People sometimes hate to engage in “small talk.” To them, it is a terrible fate to have to go to a social gathering and just talk. When they travel, they read rather than ramble, because they don’t like to talk about unimportant things.

Small talk, however, can go a long way when it comes to reaching people for the Lord. First, small talk is important because it gives you information you need to reach people for Christ. If you ask about their church, listen attentively. If, for example, they say that they attend St. Mary’s Cathedral, you know that when you present the gospel, you will need to deal with the issue of works.

Second, small talk can lead to serious talk. When Paul came to Corinth, Luke tells us that he met a Jew named Aquila and his wife Priscilla, who had recently come from Rome. They shared a similar trade—tent making—so he spent some time working with them (Acts 18:2–3).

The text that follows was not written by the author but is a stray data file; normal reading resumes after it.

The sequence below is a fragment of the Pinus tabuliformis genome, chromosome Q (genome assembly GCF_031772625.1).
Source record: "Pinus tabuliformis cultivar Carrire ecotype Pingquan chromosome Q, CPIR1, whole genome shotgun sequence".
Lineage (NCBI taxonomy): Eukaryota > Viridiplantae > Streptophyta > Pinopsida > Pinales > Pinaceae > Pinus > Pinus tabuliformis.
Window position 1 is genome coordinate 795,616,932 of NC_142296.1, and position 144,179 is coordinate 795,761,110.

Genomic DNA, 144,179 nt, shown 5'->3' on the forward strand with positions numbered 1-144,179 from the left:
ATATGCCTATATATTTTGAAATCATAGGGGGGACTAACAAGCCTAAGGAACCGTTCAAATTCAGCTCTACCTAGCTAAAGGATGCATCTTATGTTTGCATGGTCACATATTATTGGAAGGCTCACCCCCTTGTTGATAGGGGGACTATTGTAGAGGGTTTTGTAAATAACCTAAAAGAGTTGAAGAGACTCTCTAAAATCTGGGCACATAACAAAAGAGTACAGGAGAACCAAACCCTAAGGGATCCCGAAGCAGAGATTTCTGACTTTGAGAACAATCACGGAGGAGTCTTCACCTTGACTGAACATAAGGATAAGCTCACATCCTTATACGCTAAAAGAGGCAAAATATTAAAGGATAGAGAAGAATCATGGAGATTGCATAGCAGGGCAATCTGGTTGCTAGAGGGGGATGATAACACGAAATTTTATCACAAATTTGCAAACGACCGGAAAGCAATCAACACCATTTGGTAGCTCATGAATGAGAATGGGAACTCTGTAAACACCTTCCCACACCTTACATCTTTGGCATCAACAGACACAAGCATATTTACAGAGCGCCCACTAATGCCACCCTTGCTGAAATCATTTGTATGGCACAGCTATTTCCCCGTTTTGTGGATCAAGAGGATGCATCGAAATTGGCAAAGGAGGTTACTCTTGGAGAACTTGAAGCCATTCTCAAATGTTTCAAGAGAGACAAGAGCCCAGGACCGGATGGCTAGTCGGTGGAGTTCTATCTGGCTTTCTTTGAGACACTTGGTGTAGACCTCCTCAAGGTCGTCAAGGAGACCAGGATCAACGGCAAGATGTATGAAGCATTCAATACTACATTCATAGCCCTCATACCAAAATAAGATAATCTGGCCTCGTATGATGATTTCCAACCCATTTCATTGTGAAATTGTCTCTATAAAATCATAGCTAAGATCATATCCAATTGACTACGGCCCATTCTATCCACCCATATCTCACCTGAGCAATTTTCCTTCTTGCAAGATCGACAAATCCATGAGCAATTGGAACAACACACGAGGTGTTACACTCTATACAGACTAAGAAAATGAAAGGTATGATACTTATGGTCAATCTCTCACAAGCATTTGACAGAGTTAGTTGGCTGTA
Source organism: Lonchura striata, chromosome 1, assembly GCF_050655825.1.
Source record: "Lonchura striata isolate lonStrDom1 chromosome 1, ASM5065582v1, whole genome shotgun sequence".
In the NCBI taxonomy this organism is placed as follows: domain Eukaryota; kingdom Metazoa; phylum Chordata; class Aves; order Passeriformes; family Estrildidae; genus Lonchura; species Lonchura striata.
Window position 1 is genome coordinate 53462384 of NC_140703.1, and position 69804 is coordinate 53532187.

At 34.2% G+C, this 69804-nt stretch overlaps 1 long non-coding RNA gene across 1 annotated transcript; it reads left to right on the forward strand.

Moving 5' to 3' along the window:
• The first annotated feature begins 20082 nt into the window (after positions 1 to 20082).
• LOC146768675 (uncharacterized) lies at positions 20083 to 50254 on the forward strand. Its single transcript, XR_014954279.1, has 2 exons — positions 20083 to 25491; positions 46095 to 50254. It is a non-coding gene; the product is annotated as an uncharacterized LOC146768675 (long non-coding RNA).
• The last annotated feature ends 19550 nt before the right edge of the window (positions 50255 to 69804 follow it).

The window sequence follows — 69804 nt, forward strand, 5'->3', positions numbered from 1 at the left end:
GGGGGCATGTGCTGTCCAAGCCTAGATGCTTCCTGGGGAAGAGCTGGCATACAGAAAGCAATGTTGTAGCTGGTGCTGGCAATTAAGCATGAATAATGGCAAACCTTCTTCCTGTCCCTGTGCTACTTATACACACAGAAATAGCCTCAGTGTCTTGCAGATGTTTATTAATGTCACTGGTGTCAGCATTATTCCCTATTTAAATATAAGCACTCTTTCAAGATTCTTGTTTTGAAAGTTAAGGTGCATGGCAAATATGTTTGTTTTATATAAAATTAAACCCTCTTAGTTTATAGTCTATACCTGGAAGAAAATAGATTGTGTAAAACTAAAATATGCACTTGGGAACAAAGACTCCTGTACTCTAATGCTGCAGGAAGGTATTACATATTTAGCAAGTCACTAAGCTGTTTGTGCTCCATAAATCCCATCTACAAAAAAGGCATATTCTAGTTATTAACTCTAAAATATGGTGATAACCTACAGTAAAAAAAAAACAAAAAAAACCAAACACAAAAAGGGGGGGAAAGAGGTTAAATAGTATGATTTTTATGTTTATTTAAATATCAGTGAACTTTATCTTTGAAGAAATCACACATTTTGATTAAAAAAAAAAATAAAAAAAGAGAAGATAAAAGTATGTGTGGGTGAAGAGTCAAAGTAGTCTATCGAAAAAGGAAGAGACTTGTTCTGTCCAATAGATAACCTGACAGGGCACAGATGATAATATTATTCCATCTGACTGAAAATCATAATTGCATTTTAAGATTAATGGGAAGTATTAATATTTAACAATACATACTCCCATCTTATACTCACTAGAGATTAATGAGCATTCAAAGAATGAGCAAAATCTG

Although Paul gathered a lot of information about Aquila and Priscilla, he did not stay with facts; he went on to discuss their faith. We know that because, sometime later, Aquila and Priscilla went with Paul to Ephesus. Paul then went on to the area of Galatia while they stayed in Ephesus. There, Aquila and Priscilla heard Apollos, whose doctrinal development was lacking and “explained to him the way of God more accurately.” (Acts 18:26). Paul apparently had taught Aquila and Priscilla properly. In his conversations with them, he had moved from the secular to the sacred.

Small talk comes easier for some people than for others. If it is hard for you, do it out of concern for the person. Remember, small talk about the unimportant can lead to the very important.